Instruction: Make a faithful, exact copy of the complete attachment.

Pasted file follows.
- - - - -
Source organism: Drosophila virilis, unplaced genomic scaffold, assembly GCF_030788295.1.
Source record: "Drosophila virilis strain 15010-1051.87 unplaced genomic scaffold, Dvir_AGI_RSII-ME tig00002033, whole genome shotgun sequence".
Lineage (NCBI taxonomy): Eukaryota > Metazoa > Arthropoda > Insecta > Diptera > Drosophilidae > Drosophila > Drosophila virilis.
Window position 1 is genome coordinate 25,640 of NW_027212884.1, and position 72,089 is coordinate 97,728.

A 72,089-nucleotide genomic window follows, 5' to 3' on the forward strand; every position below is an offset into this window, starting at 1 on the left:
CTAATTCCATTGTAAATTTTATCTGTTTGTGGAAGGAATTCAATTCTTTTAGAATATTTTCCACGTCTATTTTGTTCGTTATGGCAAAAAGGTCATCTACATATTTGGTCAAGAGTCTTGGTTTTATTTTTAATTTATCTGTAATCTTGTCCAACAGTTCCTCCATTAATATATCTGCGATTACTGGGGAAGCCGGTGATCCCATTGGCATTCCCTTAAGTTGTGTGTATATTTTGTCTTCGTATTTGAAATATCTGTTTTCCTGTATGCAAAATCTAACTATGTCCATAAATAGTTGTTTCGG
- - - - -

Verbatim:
Source organism: Drosophila virilis, unplaced genomic scaffold, assembly GCF_030788295.1.
Source record: "Drosophila virilis strain 15010-1051.87 unplaced genomic scaffold, Dvir_AGI_RSII-ME tig00002033, whole genome shotgun sequence".
Lineage (NCBI taxonomy): Eukaryota > Metazoa > Arthropoda > Insecta > Diptera > Drosophilidae > Drosophila > Drosophila virilis.
Window position 1 is genome coordinate 25,640 of NW_027212884.1, and position 72,089 is coordinate 97,728.

A 72,089-nucleotide genomic window follows, 5' to 3' on the forward strand; every position below is an offset into this window, starting at 1 on the left:
CTAATTCCATTGTAAATTTTATCTGTTTGTGGAAGGAATTCAATTCTTTTAGAATATTTTCCACGTCTATTTTGTTCGTTATGGCAAAAAGGTCATCTACATATTTGGTCAAGAGTCTTGGTTTTATTTTTAATTTATCTGTAATCTTGTCCAACAGTTCCTCCATTAATATATCTGCGATTACTGGGGAAGCCGGTGATCCCATTGGCATTCCCTTAAGTTGTGTGTATATTTTGTCTTCGTATTTGAAATATCTGTTTTCCTGTATGCAAAATCTAACTATGTCCATAAATAGTTGTTTCGG